Idaho's rule is pretty straightforward. If a cyclist approaches a stop sign, he or she needs to slow down and look for traffic. If there's already a pedestrian, car, or another bike there, then the other vehicle has the right of way. If there's no traffic, however, the cyclist can slowly proceed. Basically, for bikers, a stop sign is a yield sign.
If a cyclist approaches a red light, meanwhile, he or she needs to stop fully. Again, if there's any oncoming traffic or a pedestrian, it has the right of way. If there's not, the cyclist can proceed cautiously through the intersection. Put simply, red light is a stop sign.
Helmet laws and riding restrictions really have been a stunning success as a way of reducing the demand for casual cycling facilites such as segregated lanes, dedicated pathways and even bike racks.
Cycling enthusiasts themselves have, with what few legal recourses for cycling available to them, done a further great job alienating both casual riders, pedestrians and drivers with outlandish, unsafe behaviour as well as their clown-like attire and bizarro equipment fetishes.
Who the hell wants to just "get on your bikes and ride" when the pervasive mental image of a bicyclist these days is some spandex-clad jackass with a face-hugger on his head riding at 40 klicks down the edge of a road inches from being crushed between a bus and the opening door of a parked car and always half a second from simply plowing over someone's grandma with her arms full of groceries.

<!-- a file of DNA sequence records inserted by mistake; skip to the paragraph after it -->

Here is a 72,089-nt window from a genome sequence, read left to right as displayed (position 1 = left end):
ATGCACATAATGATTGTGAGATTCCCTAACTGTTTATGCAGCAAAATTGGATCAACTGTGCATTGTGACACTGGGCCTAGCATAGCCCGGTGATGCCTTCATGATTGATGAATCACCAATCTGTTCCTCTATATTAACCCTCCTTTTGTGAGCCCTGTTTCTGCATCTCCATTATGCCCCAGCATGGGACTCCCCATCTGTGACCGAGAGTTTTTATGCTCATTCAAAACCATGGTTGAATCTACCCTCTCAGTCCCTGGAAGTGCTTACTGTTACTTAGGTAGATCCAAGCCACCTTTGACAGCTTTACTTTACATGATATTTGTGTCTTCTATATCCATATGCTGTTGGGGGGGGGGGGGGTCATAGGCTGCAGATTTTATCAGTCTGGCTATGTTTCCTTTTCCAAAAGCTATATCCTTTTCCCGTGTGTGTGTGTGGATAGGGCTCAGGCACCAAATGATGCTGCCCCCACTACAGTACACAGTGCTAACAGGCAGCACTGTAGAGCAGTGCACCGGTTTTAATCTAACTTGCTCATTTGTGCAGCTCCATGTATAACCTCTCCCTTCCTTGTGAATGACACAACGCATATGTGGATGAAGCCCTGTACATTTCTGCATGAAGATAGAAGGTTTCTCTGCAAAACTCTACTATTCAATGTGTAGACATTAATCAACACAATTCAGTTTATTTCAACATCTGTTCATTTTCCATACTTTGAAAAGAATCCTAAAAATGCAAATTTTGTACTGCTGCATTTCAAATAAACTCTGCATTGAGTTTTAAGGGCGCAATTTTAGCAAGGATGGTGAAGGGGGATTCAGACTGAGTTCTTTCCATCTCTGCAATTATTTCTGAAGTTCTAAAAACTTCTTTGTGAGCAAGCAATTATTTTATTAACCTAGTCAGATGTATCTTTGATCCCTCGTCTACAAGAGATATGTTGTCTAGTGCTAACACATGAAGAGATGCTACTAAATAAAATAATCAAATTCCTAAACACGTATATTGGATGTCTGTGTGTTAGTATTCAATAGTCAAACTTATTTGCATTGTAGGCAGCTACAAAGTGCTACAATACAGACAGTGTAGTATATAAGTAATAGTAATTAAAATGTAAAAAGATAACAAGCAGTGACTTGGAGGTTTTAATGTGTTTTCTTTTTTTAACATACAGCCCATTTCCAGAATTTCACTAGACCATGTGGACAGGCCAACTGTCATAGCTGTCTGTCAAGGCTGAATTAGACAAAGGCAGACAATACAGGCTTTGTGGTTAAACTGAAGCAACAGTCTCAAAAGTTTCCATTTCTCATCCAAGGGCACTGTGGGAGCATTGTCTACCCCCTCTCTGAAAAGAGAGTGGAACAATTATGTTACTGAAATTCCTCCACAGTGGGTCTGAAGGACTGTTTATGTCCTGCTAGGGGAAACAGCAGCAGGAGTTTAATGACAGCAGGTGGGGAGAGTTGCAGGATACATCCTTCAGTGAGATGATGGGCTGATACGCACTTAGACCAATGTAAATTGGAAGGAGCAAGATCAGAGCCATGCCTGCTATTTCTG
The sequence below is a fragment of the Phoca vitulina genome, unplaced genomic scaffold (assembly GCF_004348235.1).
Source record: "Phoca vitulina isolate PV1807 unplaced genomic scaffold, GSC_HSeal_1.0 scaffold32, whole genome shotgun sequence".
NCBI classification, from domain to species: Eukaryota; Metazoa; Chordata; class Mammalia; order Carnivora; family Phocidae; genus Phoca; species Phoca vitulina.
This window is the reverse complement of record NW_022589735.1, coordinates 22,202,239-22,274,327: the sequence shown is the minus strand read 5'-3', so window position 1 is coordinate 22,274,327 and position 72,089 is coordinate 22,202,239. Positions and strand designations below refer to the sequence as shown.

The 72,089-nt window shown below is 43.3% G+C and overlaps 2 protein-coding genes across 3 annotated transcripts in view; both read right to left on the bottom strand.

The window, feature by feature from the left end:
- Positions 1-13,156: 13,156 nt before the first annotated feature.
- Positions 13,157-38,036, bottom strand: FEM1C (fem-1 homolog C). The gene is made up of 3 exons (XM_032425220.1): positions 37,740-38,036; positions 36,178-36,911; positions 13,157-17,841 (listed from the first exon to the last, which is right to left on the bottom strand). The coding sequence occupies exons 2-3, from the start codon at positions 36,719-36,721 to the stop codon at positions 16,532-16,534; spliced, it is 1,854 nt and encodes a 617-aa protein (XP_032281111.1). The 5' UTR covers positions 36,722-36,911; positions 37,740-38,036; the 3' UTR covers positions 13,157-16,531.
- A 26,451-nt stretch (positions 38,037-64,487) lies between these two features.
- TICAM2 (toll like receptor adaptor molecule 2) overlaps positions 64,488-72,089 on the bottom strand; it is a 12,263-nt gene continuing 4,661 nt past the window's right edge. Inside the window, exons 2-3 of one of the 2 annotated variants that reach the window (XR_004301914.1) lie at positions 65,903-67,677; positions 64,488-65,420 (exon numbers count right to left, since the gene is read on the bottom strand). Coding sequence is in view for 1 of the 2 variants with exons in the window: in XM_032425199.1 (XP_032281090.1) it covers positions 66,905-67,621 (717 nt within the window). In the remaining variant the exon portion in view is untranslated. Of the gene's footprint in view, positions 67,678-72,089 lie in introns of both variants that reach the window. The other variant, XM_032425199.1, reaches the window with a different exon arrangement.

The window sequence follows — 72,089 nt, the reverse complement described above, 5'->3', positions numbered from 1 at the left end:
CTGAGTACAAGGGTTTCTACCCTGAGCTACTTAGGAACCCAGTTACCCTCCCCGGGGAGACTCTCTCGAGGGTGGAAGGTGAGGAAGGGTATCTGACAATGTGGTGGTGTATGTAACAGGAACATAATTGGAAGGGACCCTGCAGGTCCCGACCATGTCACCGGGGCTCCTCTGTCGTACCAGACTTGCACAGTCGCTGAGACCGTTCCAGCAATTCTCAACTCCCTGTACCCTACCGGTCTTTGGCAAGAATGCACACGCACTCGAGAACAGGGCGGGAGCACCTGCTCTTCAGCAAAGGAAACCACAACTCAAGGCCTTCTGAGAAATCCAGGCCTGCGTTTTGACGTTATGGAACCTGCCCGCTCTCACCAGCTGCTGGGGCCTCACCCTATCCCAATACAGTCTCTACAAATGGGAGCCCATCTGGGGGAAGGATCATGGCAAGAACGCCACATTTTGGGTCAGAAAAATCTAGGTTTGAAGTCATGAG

Everyone hates cyclists & no one wants to "be that guy" because he's a tool, and either you wear the gear to be "safe" or more likely in compliance with the law and now you have branded yourself a cyclist and people hate you, or you don't wear the gear and people yell at you that you're not being safe and you should have a helmet on.
It requires an investment of ego to ride a bike now, you have to Be A Cyclist.
You can't just be a person on a bicycle.
Once upon a time, people just rode bikes to get around or fuck around. It was easy and accessible and moderately safe, and streets had people walking and cycling and driving and that was okay.
It would be nice to have that again.
"it is more efficient not to stop."
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